Present status of XSLT support in browsers

Despite supporting XSLT Safari 2.0 ignores XSLT when it comes to RSS/RDF (I would assume Atom as well) feeds. This means that, if you have an XSLT transformation on your site’s various feeds, Safari will ignore the XSLT and render it within its native RSS viewer. Needless to say I’m not happy about this.

I’ve also discovered that Mozilla’s XSLT parser ignores disable-output-escaping, which, in their defense, is deprecated. In order to properly output XHTML/HTML that may be present in your <![CDATA[ ... ]]> you need to do the following.

  1. Remove your <![CDATA[ ... ]]>
  2. Make sure the markup inside of the <![CDATA[ ... ]]> is valid.
  3. Use <xsl:copy-of select="./*"/> to copy the content of the valid XHTML (it’s no longer HTML once it’s valid XML) into your output.

I’ve got an example (tested in Firefox, but not IE) of my RDF feed here. If you’re using Safari you’ll notice that it uses the new RSS reader instead of displaying my XSLT output. Thanks Apple. The odd part is that XSLT works just fine with non-RSS/RDF XML. The only thing I can guess is that Safari recognizes certain RSS tags and switches to whatever the RSS/RDF reader is.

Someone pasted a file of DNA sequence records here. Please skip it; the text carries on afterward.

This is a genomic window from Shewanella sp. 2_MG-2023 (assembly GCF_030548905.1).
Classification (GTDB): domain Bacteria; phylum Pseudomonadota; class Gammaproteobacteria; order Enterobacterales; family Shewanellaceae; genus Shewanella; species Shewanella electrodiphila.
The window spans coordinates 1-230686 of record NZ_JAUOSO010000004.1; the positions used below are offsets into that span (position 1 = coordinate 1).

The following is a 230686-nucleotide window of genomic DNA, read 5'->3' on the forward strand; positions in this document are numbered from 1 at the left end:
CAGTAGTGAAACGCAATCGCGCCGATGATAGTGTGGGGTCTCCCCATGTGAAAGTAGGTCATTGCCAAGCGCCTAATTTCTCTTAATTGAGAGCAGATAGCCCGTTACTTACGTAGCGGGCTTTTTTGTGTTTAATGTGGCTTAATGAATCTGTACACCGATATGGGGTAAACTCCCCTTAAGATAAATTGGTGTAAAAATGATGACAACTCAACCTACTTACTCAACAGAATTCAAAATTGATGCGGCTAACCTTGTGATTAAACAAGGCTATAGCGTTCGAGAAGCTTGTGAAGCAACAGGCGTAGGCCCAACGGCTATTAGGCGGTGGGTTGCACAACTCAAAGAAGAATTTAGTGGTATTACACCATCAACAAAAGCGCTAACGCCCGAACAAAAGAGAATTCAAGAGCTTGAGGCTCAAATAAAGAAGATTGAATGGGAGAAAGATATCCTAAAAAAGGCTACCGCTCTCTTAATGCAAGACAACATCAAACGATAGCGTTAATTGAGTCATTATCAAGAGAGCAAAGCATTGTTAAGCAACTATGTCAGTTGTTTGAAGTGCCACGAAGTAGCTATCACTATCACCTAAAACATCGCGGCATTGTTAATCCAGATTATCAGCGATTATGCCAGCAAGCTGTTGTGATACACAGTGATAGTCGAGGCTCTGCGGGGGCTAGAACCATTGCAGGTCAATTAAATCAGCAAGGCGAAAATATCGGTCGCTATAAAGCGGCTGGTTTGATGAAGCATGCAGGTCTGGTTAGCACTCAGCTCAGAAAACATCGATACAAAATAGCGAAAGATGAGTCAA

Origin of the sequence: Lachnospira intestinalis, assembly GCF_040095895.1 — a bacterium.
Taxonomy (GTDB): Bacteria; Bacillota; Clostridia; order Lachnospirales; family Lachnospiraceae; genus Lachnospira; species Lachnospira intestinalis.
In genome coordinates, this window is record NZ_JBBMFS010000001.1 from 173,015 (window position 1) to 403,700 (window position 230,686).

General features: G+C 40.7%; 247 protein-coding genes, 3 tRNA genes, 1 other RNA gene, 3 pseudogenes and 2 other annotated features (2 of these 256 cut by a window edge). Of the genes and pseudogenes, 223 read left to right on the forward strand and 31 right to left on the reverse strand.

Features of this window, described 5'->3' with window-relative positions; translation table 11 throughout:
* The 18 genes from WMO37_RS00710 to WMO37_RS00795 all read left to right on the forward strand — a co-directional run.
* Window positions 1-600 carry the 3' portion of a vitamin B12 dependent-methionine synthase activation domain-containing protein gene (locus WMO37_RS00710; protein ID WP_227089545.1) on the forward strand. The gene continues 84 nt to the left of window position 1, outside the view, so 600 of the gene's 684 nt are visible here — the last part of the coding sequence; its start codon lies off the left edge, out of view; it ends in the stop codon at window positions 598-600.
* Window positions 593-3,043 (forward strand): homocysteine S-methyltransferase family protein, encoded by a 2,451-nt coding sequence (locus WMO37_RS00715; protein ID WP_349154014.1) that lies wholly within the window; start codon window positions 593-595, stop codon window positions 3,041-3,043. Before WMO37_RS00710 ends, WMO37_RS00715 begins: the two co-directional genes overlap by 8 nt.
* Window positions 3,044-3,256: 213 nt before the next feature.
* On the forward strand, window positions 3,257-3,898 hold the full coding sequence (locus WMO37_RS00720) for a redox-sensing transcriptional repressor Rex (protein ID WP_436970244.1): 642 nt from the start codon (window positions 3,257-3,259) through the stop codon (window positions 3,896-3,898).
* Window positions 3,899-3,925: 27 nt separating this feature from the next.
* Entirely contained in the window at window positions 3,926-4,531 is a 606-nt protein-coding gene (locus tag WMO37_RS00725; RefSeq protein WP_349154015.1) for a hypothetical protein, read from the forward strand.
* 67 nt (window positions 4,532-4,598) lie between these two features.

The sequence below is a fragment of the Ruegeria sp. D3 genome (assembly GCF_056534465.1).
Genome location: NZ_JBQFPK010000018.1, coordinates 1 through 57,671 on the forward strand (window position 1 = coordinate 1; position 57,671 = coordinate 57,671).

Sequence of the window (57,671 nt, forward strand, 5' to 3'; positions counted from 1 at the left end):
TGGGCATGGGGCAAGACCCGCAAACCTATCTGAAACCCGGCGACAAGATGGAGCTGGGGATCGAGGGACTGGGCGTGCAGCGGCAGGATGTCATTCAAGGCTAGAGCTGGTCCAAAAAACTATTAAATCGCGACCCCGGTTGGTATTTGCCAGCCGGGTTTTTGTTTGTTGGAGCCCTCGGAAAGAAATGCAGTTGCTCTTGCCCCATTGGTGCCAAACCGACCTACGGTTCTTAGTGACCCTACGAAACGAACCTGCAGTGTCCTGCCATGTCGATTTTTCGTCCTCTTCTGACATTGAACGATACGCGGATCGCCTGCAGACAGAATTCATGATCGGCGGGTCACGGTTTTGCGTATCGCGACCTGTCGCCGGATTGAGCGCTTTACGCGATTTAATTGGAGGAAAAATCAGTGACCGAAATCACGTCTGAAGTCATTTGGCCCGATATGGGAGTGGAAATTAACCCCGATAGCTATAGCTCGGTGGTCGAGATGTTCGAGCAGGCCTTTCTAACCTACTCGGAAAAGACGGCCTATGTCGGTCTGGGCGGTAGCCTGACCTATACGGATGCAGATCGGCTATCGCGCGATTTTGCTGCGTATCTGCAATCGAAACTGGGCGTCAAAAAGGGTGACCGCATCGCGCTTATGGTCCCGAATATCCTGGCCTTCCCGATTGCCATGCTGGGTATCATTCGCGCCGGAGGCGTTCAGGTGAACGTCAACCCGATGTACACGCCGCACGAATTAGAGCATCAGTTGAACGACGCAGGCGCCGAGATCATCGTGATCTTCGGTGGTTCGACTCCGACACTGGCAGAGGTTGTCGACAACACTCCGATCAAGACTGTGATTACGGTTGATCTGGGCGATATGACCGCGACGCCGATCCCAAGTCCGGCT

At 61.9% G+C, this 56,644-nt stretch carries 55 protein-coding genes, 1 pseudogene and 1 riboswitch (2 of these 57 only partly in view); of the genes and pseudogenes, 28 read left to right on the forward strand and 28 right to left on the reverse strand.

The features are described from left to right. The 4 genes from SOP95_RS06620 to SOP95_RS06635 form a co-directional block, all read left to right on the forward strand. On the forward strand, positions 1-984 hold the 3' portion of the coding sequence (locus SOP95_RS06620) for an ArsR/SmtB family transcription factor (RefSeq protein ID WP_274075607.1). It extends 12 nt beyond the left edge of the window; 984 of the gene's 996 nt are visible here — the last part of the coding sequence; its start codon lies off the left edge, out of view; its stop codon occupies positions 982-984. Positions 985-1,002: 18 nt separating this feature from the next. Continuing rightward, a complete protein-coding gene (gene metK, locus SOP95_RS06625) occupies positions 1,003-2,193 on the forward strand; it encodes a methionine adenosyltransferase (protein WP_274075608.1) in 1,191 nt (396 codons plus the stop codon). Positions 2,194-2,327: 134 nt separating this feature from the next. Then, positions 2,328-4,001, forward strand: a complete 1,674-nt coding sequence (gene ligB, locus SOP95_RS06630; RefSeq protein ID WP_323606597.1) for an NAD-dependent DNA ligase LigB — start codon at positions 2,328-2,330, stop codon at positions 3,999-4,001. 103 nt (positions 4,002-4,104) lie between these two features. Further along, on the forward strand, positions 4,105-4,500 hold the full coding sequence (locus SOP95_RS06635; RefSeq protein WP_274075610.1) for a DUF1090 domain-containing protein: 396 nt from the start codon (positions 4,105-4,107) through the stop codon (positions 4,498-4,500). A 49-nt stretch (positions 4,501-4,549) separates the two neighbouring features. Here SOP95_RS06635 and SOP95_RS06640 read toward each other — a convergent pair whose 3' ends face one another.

I’ve been thinking about redoing the site so that it’s just XML/XSLT. This was the initial test to see how things would work in various browsers. Things look good, but in order to support Safari, I’ll have to use non-RSS/RDF XML.

2 thoughts on “Present status of XSLT support in browsers

  1. “The only thing I can guess is that Safari recognizes certain RSS tags and switches to whatever the RSS/RDF reader is.”

    It uses the Content-Type HTTP header sent by the server. Sniffing tags in the content is messy and error-prone; the Content-Type is the final word on what any given document actually is. You could probably hack something together with mod_rewrite to send “application/xml” to Safari to work around this.

    Also, there is presently no XSLT support in Konqueror (coming soon, probably with KDE 4.0). IIRC, it’s buggy in IE 6, and completely broken/nonexistent in IE <= 5.5.

    Here’s a chart of XSLT support in browsers.

  2. Ian,

    It is sending application/xml as the Content-Type. Run this to double check me:

    w3m -dump_head

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